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Full text of "The Morphology And Evolution Of The Apes And Man"

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THE SKELETON AND TEETH              139
triangular on cross section; the flexure at the acromial end is less marked than in Man, but the acromial end is broader and flatter.
Scapula.—In the Gibbons the scapula is narrow* with large coracoid and acromion processes; and the spine divides the dorsum into nearly equal supraspinous and infraspinous fossae. In the Orang it is nearly as wide as in Man, but the acromion is narrower and longer, and the spine is more vertical. The Chimpanzee has a long, narrow scapula, with strong coracoid and acromion processes; it is, therefore, similar to that of the Gibbon, but the suprascapular notch is narrower and deeper. The Gorilla has a broader scapula than the Chimpanzee, but it has no marked suprascapular notch; its spine is more oblique than in Man, and the coracoid process is longer and stronger. The glenoid fossa looks more obliquely upwards in the Gorilla than in Man.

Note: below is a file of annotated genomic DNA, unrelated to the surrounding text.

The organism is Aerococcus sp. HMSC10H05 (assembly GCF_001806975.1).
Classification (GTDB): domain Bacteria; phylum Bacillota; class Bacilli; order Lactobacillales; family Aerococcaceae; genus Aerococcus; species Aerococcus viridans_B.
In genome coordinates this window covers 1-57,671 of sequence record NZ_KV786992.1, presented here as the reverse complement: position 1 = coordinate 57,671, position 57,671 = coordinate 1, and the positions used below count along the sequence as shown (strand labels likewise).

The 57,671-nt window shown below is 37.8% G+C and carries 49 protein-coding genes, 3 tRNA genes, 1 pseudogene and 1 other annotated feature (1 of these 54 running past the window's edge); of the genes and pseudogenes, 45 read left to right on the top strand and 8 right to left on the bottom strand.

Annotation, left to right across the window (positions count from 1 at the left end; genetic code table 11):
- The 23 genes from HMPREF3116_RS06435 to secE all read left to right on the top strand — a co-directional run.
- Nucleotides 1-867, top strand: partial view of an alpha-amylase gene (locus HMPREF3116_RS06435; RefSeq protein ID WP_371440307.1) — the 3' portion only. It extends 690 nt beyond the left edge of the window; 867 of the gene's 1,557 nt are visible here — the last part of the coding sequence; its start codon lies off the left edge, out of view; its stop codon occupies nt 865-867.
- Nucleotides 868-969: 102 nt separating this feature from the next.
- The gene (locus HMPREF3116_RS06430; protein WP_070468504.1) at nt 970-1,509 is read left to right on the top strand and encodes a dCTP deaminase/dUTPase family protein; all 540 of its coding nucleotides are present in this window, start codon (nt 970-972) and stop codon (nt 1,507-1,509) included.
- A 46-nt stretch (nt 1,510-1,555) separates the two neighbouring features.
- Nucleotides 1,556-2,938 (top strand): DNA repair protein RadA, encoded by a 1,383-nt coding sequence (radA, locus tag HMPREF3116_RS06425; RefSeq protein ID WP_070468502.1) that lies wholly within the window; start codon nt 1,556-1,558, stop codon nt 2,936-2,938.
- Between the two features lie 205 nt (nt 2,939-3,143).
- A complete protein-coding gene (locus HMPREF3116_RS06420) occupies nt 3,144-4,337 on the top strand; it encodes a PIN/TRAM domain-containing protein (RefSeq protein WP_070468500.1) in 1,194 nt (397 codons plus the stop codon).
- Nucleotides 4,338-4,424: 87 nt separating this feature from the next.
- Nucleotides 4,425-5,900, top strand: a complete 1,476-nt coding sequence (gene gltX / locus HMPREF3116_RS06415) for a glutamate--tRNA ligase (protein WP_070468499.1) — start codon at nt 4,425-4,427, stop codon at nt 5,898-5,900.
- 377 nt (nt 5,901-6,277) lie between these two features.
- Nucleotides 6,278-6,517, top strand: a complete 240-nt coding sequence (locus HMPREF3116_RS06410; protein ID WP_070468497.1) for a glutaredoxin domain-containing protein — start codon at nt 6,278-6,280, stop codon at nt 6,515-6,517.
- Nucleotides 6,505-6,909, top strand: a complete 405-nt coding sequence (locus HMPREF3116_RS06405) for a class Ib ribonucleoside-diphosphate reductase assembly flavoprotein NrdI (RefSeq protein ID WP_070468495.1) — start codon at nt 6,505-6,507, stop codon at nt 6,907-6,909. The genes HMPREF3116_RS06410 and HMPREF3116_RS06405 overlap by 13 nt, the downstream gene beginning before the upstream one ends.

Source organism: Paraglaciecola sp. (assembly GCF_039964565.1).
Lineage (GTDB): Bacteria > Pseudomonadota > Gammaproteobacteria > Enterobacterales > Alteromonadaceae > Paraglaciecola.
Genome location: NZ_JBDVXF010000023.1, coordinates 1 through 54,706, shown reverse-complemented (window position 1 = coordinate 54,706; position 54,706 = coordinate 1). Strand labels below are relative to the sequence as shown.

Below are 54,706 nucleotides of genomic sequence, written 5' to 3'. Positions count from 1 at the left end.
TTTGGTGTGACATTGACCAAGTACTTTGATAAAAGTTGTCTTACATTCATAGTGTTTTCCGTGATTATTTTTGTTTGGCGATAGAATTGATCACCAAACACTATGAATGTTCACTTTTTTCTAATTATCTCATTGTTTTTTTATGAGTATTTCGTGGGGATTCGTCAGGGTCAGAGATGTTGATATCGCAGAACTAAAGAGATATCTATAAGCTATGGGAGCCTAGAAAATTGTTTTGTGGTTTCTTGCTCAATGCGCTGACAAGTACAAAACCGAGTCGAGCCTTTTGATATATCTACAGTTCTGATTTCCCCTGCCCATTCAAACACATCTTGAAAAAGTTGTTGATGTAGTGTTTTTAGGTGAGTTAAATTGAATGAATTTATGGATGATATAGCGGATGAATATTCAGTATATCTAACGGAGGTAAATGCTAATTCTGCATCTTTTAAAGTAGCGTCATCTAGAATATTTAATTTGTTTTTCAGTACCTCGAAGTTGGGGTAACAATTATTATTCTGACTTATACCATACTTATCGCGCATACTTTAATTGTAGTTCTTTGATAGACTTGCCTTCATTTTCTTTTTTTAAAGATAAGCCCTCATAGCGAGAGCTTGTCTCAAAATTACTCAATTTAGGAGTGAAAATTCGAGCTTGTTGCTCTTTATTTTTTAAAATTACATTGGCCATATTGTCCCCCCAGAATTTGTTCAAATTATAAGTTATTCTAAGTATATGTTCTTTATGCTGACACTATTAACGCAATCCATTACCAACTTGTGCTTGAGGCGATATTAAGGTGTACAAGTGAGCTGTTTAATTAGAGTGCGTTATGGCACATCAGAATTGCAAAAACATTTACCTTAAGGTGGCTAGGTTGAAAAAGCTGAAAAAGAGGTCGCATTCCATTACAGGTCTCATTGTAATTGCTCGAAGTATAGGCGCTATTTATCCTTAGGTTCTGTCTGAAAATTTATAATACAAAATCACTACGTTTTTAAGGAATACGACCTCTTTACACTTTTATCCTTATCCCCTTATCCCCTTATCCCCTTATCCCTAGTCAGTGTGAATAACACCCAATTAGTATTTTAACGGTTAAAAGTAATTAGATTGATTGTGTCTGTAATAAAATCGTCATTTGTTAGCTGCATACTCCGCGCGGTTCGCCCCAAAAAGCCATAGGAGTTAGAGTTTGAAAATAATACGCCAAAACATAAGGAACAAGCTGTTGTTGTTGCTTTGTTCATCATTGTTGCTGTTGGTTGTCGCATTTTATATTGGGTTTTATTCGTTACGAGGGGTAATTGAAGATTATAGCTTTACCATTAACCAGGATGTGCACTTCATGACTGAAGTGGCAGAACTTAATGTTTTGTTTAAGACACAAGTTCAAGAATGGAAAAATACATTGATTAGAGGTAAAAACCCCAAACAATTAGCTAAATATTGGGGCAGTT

Humerus.—In the Gibbons tHe humerus, like the radius and ulna, is a long bone with a delicate shaft and two expanded extremities. The intertubercular sulcus is well defined, but the pectoral crest is poor. No supra-condylar foramen is present in young animals. Such foramina are present in the Orang, and in full-grown Gorillas, but are absent in the Chimpanzee. In the African Apes the humerus is strong, with well-developed crests, but the deltoid eminence is poor, whereas it is
verv well marked on the bone in Man.    The lower end
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of the bone is wider than the upper end, it being one and a half times as broad as the upper end in the Chimpanzee.      The back of  the   shaft  is  grooved for  the musculo-spiral nerve in the Chimpanzee and Gorilla, Radius and Ulna.—In the Gibbons these bones are